Kenyans Evans Chebet and Sharon Lokedi made huge splashes in their New York City Marathon debuts on Sunday.
Chebet won the men’s race and Lokedi the women’s race in her first-ever marathon on an unseasonably warm day, with temperatures in the 70s making it one of the hottest in race history since the marathon was moved to November in 1986.
Chebet finished in 2 hours, 8 minutes and 41 seconds, which was 13 seconds ahead of second-place finisher Shura Kitata of Ethiopia.
There was a scary moment in the men’s race when Daniel Do Nascimento, who had been leading the entire way, collapsed 21 miles in. Race officials said later that he was OK.
The Brazilian ran the first half of the race in a blistering 1:01.22, which put him 2 minutes ahead of the course record pace. He had been leading by nearly 2 minutes for the first 15 miles before he started to slow down a bit.
Do Nascimento went down right before heading back into Manhattan and was quickly attended to by medical professionals. A few miles earlier, he had taken a quick 20-second bathroom break and also had stopped to walk briefly a few minutes before he collapsed.
Chebet saw Do Nascimento on the ground and said he “felt bad for him, but had to continue to race.”
“He knew that it was hot and humid and (Do Nascimento) was going at a high pace,” Chebet said through a translator. “He has a lot of experience and he knew he was going to surpass him.”
Chebet, 33, pulled away from the pack when chasing Do Nascimento as they headed over the bridge into Manhattan for the first time. After Do Nascimento’s collapse, Chebet took the lead and wasn’t threatened the rest of the way.
Chebet won the Boston Marathon earlier this year.
“Boston was actually harder and it prepared him for the win for New York,” the translator said for Chebet. “He’s very thankful.”
The victory continued a drought for American men in the race : No runner from the U.S. has won since 2009. The Americans’ top hope, Galen Rupp, was in the chase pack before withdrawing from the race right before the 19-mile mark.
It was Lokedi’s first-ever marathon and she finished in 2:23.23 — just ahead of Lonah Chemtai Salpeter of Israel.
“I’m just so happy that I just won, you know?!” said Lokedi, laughing. “I’m really excited, just so happy that I did it here. The people out there, the course was amazing, the cheers, everything. I’m just thankful.”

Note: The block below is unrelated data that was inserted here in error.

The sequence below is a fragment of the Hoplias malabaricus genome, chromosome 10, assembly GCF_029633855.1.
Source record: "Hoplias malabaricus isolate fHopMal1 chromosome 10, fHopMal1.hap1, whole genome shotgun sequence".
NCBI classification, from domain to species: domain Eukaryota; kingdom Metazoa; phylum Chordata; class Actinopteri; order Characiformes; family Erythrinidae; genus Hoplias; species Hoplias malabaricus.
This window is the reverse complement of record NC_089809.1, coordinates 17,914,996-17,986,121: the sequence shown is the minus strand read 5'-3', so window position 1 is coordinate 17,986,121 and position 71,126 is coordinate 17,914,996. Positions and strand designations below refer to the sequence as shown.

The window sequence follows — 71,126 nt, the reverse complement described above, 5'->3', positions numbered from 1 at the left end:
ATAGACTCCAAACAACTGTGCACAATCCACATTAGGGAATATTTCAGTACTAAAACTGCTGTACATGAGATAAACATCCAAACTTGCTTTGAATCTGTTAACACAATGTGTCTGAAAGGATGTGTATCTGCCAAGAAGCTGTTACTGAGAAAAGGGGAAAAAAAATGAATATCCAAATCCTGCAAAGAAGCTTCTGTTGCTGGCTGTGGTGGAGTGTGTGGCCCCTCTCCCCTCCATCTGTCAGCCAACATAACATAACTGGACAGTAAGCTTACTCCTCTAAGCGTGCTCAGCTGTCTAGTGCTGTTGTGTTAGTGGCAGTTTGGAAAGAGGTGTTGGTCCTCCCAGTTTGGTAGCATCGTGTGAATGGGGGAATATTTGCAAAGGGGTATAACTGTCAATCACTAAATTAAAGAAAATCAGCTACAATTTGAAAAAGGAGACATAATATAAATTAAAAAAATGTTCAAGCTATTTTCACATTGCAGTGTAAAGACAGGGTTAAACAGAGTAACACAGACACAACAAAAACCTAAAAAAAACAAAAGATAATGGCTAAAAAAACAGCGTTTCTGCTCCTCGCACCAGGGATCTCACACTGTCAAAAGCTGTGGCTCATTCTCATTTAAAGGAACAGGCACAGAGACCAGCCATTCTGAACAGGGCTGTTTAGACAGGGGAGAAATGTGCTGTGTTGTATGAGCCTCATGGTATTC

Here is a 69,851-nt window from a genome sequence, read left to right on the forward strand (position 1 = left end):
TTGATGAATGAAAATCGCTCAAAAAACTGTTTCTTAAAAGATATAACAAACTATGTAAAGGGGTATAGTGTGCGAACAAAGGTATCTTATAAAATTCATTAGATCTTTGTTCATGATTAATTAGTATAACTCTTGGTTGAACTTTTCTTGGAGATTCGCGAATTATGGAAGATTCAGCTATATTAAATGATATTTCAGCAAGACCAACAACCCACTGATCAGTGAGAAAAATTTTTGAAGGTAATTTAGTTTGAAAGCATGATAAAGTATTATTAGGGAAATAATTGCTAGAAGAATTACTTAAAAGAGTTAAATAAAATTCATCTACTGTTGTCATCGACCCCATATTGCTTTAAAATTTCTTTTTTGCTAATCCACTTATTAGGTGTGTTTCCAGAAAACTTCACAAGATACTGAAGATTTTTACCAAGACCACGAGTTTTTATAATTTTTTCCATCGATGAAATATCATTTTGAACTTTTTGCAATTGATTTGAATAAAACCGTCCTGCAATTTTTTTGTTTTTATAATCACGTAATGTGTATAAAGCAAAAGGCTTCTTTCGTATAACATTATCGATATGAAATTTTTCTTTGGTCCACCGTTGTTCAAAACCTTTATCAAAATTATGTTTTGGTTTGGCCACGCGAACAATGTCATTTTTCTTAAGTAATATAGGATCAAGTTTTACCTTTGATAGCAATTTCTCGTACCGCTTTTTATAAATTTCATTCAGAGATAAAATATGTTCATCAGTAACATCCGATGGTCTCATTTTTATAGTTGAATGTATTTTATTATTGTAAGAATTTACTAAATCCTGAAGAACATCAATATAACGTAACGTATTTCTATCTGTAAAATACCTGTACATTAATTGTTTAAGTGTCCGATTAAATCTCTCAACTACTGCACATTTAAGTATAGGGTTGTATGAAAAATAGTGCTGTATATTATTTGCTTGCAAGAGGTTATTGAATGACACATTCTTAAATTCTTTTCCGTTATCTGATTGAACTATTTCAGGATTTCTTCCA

The 28-year-old was in a tight race before she pulled ahead of Chemtai Salpeter in the final two miles to win by seven seconds and finish about 50 seconds off the course record.
“I didn’t expect to win, I expected to run well,” Lokedi said. “It was a good outcome and I’m really excited.”
An hour earlier, the men’s and women’s wheelchair races ended with course records being broken.
Marcel Hug of Switzerland was victorious in the men’s wheelchair race for the fifth time, tying Kurt Fearnley for most-ever victories in that event. Hug finished the 26.2-mile course that goes through all five boroughs of New York in 1:25.26 to break the previous mark of 1:29.22 set by Fearnley of Australia in 2006.
“The conditions were great for us. A tail wind the first half. It was very good conditions. I think that’s the reason,” Hug said of the record time. “I didn’t know the time. My goal was to go as fast as possible and didn’t focus on the time.”
Hug, who also won the race last year, earned $50,000 for besting the course record. He crossed the finish line more than 2 minutes ahead of second-place finisher Daniel Romanchuk of Illinois.
The 36-year-old Hug, nicknamed the “The Silver Bullet,” has been on quite a streak, winning four gold medals at the Tokyo Paralympics last year as well as the Tokyo, Berlin, London and Chicago Marathons in 2022.
Susannah Scaroni also broke the course record in the women’s wheelchair race, finishing in 1:42.43. That was 21 seconds better than the old mark, which was held by Tatyana McFadden.
Scaroni, a 31-year-old from Illinois, pulled away from the field early and also earned the bonus money for topping the course record. Scaroni won the Chicago Marathon last month and was victorious for the first time in New York after finishing third in 2019.
The warm weather wasn’t ideal for the 50,000 runners who started the 51st edition of the marathon, which was back to full capacity for the first time since the pandemic. Race organizers said that there were nine misting stations on the 26.2 mile race course and there was plenty of water available along the way as well as bananas and energy gels.